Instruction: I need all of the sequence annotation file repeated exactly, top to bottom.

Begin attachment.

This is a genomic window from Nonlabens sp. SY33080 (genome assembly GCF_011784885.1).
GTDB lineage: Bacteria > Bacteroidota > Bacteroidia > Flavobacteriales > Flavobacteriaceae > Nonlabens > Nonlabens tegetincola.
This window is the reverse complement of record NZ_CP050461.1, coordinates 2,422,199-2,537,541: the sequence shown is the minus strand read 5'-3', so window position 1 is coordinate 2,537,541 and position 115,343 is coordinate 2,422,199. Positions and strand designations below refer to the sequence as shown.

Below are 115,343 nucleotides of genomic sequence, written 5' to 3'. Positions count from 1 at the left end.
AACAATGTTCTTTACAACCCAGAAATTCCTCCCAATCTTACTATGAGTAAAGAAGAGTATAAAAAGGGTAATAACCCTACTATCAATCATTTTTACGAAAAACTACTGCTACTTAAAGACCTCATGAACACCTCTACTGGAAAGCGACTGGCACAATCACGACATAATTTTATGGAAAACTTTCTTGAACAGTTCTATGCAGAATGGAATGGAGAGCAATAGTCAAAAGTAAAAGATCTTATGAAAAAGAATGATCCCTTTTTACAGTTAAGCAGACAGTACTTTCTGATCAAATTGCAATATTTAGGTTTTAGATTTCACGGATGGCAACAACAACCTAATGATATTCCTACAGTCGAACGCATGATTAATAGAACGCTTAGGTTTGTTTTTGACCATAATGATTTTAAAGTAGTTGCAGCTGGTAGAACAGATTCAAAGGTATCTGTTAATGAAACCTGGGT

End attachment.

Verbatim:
This is a genomic window from Nonlabens sp. SY33080 (genome assembly GCF_011784885.1).
GTDB lineage: Bacteria > Bacteroidota > Bacteroidia > Flavobacteriales > Flavobacteriaceae > Nonlabens > Nonlabens tegetincola.
This window is the reverse complement of record NZ_CP050461.1, coordinates 2,422,199-2,537,541: the sequence shown is the minus strand read 5'-3', so window position 1 is coordinate 2,537,541 and position 115,343 is coordinate 2,422,199. Positions and strand designations below refer to the sequence as shown.

Below are 115,343 nucleotides of genomic sequence, written 5' to 3'. Positions count from 1 at the left end.
AACAATGTTCTTTACAACCCAGAAATTCCTCCCAATCTTACTATGAGTAAAGAAGAGTATAAAAAGGGTAATAACCCTACTATCAATCATTTTTACGAAAAACTACTGCTACTTAAAGACCTCATGAACACCTCTACTGGAAAGCGACTGGCACAATCACGACATAATTTTATGGAAAACTTTCTTGAACAGTTCTATGCAGAATGGAATGGAGAGCAATAGTCAAAAGTAAAAGATCTTATGAAAAAGAATGATCCCTTTTTACAGTTAAGCAGACAGTACTTTCTGATCAAATTGCAATATTTAGGTTTTAGATTTCACGGATGGCAACAACAACCTAATGATATTCCTACAGTCGAACGCATGATTAATAGAACGCTTAGGTTTGTTTTTGACCATAATGATTTTAAAGTAGTTGCAGCTGGTAGAACAGATTCAAAGGTATCTGTTAATGAAACCTGGGT